Guest post by Kelly Abeln*
I recently had an opportunity to see Whole Planet Foundation’s impact firsthand on a trip to the Surin region of Thailand. I met with Whole Planet Foundation partner Small Enterprise Development, learned about their methodology and met microcredit clients at their home-based businesses. Read all about the trip here.
On my journey l also participated in some wonderful cultural and sightseeing activities in Bangkok and Chiang Mai. There was an overwhelming amount of visual stimulation everywhere I went; from the local street markets, to the temples, and even in the countryside. I tried fruits I had never even heard of and was awestruck by the intricate detailing and ornamentation at the temples.
At Mrs. Meyer’s Clean Day, we take our inspiration from the Midwest garden, so it was quite interesting to take in the exotic fruits, vegetables and fragrances of Thailand. I kept my eyes (and nose) open for inspiration.
FRUIT (clockwise from top left):
RAMBUTAN: Prickly on the outside, but soft and sweet like a grape on the inside. Similar to a lychee fruit, but has a large seed inside.
PAPAYA: Spotted growing in the wild here, we had it for breakfast every morning and in salad at lunch. It has a buttery texture and not overly-sweet taste.
DRAGON FRUIT (PITAYA): The fruit of a cactus plant, with a wild look, but fairly mild taste similar to a melon or kiwi.
LANGSAT: At first look I thought someone had left potatoes in my hotel room, but they were actually a sweet and sour tasting fruit.
FLOWERS (clockwise from top left):
ORANGE MARIGOLDS: These flower garlands were everywhere, hung in front of windows, Buddha statues, pictures of monks—they act as offerings and symbols of good luck. Every car we rode in had one around the rearview mirror, believed by many to have the power to prevent accidents.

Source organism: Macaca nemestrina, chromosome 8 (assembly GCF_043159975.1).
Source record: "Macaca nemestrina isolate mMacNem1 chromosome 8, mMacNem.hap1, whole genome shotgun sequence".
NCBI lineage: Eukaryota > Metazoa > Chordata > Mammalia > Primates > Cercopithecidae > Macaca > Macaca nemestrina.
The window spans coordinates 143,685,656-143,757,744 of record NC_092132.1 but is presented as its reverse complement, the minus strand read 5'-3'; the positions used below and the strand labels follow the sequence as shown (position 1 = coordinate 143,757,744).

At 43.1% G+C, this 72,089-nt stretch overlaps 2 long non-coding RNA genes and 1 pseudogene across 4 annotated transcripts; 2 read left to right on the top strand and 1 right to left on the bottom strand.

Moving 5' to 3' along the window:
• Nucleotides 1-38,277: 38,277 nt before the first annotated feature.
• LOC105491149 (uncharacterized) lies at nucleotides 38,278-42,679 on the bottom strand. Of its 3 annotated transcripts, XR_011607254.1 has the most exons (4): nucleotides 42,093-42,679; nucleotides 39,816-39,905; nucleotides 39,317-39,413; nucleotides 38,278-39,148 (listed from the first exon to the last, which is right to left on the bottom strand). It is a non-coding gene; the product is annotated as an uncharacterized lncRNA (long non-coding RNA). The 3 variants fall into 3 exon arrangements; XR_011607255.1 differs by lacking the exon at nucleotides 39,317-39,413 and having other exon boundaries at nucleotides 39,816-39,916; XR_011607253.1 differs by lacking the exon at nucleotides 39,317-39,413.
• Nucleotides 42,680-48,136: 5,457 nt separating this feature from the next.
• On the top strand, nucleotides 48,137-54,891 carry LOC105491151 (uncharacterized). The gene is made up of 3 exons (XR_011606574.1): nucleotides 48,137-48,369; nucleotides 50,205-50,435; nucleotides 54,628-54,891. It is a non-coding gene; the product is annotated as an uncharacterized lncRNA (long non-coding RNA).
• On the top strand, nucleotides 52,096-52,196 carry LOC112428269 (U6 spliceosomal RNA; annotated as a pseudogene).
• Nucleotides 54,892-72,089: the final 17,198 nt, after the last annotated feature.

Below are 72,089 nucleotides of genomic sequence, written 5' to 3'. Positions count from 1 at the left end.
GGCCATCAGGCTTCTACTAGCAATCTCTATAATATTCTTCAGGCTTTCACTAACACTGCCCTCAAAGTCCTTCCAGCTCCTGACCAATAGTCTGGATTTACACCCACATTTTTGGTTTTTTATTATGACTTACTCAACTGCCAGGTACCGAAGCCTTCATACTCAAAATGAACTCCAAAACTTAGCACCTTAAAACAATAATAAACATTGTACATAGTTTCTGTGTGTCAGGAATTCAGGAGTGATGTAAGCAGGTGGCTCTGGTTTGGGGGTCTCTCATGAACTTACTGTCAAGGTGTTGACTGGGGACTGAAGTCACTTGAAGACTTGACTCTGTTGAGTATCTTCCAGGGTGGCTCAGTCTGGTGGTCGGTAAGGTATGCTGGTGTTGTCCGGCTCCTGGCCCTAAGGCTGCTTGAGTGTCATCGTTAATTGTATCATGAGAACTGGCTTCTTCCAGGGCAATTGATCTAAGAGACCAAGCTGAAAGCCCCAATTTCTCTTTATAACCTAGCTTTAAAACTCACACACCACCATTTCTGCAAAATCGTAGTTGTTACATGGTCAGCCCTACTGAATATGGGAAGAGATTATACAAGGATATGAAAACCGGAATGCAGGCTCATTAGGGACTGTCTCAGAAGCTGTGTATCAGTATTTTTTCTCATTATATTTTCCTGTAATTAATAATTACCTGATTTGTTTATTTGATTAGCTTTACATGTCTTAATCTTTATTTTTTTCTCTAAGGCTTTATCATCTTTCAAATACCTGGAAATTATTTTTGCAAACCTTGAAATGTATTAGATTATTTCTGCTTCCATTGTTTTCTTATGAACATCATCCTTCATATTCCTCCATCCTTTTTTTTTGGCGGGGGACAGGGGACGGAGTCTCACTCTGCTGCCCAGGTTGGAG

HIBICUS: Spotted growing here, the blooms were stunningly large and attractive.
FLOWER MARKET: This pastel arrangement only a small sampling of the variety of flowers from my trip to the Chiang Mai flower market.
MADAME POMPADOUR ORCHIDS: The majority of these bright purplish pink orchids are grown in Thailand. They were on top of all my Thai Iced Coffees and on my hotel pillows.
Oh My Buddha! (clockwise from top left):
LOOK UP: One of the many hand painted ceilings at the Buddhist temple Wat Pho in Bangkok.
LOOK DOWN: Patterned floor tiles at the Buddhist temple Wat Pho in Bangkok.
RECLINING BUDDHA: At over 140 feet long, it is the 3rd largest reclining Buddha in the world.
TEMPLE COMPLEX: The outside of the temple is decorated in a tile/mosaic fashion, with no corner left unadorned.
Places (clockwise from top left):
CHIANG MAI: The view from our hotel of the beautiful town of Chiang Mai. A calmer, smaller city with a cooler climate than the capital Bangkok.
BANGKOK: We went on a long-tail boat ride through Chao Phraya River and saw how people live along the canal.
OLD CITY: Chiang Mai’s historical center is called the Old City and is enclosed by ancient city walls and a moat.
ELEPHANT NATURE PARK: I got to spend a day at this sanctuary and rescue center for elephants. Here is a four year old playing, with water buffalo in the background.
What’s the most memorable international trip you've taken? What's the one destination you hope to visit most?
*Kelly Abeln is a graphic designer at Mrs. Meyer’s Clean Day. She had the opportunity to see Whole Planet Foundation’s impact firsthand on a trip to the Surin region of Thailand.